Saturday, August 13, 2016

Memories of They That Go Down To The Sea

Gloucester harbor through one of
the windows in City Hall
Photo by Marian McMahon Stanley
Twenty-five years ago, I was living in Marblehead taking care of a house that was right on the water. From my bedroom windows I could see the Salem lighthouse, the fake lighthouse in Manchester-by-the-Sea, the Baker's Island lighthouse, and Eastern Point Light in Gloucester. It was Halloween and on my way home from work I stopped to see a friend. “You better go home and batten down the hatches,” she said. “There's a monster of a storm headed our way.” I hadn't heard about it. She told me nobody had—three different systems were about to converge and they were headed right at us.

When I got home the phone rang and it was the man whose family owned the house. He asked if I was going to stay there during the storm. There is a local superstition that unoccupied houses fare worse than occupied ones do during storms. I assured him I planned to stay. This wasn't the first storm I'd ridden out. In 1983 I was living in Houston, Texas, when Hurricane Alicia made landfall and traveled through downtown Houston. I remember thinking it sounded like a freight train roaring overhead. The next day glass was knee-deep in Louisiana Street. It sparkled green, gold, and pink from all the shattered glass buildings, and beds hung out of the windows of the Sheraton.
F/V Andrea Gail, lost in the Halloween Storm of 1991

That October night in Marblehead was a wild one. The house shook so hard that water splashed out of the toilets and I had to mop the floor. But that was the worst of it, so I counted myself lucky. The next morning the whole house was dark because all the windows were plastered with wet leaves. When I pulled open a sliding door to the ocean I saw a 35-foot cabin cruiser on its side on the lawn. The seawall was intact, but the pier was smashed to pieces. Everything was a wreck but the house was fine.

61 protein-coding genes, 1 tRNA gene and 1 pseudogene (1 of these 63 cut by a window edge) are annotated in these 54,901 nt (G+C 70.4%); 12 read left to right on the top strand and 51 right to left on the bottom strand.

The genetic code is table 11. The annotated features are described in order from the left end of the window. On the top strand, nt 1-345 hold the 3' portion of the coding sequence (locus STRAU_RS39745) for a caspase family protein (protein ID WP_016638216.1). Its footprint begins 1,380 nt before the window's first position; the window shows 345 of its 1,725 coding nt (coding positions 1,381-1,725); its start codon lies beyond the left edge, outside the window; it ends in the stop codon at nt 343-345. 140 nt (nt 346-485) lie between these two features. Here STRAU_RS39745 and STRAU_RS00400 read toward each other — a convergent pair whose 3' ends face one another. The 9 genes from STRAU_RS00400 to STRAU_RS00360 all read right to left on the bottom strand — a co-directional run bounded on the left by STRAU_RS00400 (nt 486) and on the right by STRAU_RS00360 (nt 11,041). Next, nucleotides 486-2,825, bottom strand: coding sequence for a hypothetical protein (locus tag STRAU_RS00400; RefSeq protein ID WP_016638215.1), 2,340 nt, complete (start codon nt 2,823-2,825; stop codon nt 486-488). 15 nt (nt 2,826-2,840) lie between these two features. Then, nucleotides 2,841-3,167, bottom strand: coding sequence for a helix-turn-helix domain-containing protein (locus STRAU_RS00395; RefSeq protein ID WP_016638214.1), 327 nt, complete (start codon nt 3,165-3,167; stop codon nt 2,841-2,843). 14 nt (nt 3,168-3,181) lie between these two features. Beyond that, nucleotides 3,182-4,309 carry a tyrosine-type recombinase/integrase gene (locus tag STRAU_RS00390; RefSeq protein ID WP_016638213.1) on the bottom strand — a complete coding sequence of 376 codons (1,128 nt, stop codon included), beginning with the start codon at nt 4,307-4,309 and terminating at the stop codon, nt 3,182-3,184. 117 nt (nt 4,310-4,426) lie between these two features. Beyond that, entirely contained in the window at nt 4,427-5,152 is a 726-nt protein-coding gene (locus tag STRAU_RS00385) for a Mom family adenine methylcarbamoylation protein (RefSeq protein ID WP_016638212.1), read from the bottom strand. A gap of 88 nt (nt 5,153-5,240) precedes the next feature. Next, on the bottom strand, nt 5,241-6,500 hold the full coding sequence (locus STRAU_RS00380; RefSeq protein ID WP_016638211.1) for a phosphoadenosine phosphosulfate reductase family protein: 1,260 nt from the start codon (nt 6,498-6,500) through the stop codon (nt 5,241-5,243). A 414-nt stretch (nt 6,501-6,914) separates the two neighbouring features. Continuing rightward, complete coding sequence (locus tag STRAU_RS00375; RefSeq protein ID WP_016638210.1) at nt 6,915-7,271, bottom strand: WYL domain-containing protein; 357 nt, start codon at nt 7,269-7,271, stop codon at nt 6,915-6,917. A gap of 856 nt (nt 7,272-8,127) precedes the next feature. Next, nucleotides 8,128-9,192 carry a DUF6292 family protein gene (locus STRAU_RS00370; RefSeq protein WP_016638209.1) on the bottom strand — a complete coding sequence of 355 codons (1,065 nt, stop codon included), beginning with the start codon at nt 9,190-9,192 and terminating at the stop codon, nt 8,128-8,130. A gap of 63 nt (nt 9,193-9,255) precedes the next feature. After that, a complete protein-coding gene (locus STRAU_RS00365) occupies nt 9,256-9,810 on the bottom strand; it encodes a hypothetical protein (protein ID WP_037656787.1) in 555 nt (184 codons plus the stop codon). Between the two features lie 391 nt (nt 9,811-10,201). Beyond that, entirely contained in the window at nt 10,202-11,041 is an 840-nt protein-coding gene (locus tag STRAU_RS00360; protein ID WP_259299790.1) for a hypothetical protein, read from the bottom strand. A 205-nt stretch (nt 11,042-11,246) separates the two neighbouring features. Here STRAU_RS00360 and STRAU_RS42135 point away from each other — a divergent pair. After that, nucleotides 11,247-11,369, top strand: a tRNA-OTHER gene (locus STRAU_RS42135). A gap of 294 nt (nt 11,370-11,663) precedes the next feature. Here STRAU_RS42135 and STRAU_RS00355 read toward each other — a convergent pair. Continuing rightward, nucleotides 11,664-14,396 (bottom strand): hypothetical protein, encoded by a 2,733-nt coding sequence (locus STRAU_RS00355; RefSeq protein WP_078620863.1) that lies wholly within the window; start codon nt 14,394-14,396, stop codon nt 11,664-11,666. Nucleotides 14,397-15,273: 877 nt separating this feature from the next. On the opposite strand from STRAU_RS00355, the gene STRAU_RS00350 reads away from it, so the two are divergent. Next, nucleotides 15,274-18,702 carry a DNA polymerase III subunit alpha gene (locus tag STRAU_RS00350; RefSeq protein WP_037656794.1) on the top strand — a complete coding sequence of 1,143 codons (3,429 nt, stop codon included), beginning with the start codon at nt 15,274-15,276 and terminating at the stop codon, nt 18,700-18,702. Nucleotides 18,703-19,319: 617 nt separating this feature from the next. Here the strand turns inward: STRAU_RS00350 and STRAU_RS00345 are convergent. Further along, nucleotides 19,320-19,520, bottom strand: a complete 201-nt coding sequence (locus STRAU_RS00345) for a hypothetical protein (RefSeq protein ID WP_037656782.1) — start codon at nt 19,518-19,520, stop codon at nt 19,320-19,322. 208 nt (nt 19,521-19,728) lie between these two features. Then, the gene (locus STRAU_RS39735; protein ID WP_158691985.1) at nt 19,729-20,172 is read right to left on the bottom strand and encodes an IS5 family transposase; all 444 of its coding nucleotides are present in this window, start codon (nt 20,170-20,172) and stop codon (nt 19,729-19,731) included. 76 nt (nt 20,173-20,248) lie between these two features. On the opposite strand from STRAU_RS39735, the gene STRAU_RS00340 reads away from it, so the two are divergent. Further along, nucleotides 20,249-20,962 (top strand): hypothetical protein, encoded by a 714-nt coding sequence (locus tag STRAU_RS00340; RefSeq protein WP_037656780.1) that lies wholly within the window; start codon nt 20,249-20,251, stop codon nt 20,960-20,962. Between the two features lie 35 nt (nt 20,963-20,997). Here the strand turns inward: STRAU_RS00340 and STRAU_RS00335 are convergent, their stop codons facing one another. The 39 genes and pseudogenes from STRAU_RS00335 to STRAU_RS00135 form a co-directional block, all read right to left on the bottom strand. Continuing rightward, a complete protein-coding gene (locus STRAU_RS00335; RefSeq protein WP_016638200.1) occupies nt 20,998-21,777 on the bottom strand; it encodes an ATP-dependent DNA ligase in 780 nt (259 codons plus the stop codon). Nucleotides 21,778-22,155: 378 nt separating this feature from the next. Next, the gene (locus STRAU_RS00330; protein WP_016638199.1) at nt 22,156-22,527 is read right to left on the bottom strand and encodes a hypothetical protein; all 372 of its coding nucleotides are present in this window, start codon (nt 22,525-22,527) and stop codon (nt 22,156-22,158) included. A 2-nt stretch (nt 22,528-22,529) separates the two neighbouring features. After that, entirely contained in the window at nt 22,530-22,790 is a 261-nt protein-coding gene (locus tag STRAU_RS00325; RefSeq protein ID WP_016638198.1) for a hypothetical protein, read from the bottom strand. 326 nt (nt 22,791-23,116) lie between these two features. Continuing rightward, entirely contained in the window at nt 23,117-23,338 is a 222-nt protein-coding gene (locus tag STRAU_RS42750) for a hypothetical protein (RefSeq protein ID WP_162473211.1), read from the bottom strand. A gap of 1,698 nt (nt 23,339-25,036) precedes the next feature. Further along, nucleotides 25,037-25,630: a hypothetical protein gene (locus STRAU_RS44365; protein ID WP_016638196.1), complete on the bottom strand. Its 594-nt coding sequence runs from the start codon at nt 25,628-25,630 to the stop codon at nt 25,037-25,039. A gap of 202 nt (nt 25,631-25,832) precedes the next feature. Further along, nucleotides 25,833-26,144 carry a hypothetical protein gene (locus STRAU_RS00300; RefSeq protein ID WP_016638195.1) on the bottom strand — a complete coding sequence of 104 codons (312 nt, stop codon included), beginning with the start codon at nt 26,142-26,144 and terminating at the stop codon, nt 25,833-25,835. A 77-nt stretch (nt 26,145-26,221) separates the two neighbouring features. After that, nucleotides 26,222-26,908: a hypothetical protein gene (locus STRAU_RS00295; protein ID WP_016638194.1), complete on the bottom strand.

Part of the Names Wall in City Hall
Photo by Marian McMahon Stanley
Later that day a friend called and asked if I felt like taking a ride up the coast to Gloucester. It was a pretty sobering experience—lots of damage and some roads were completely washed out. We made it to Folly Cove and decided to stop at a tavern there for lunch. While we were eating, a man came in and I heard him tell the bartender, “I hear the Andrea Gail is missing.”

For awhile they called it the No-Name Storm or the Halloween Storm, but eventually Sebastian Junger wrote a book about it and it became known as The Perfect Storm—”storm” being the operative word.

A few years later I moved to Gloucester—the house in Marblehead was sold and I decided I wanted to live in Gloucester where I spent most of my time anyway. One of the first things I did, once settled, was to volunteer at a sculpture exhibit being held in City Hall.

Gloucester City Hall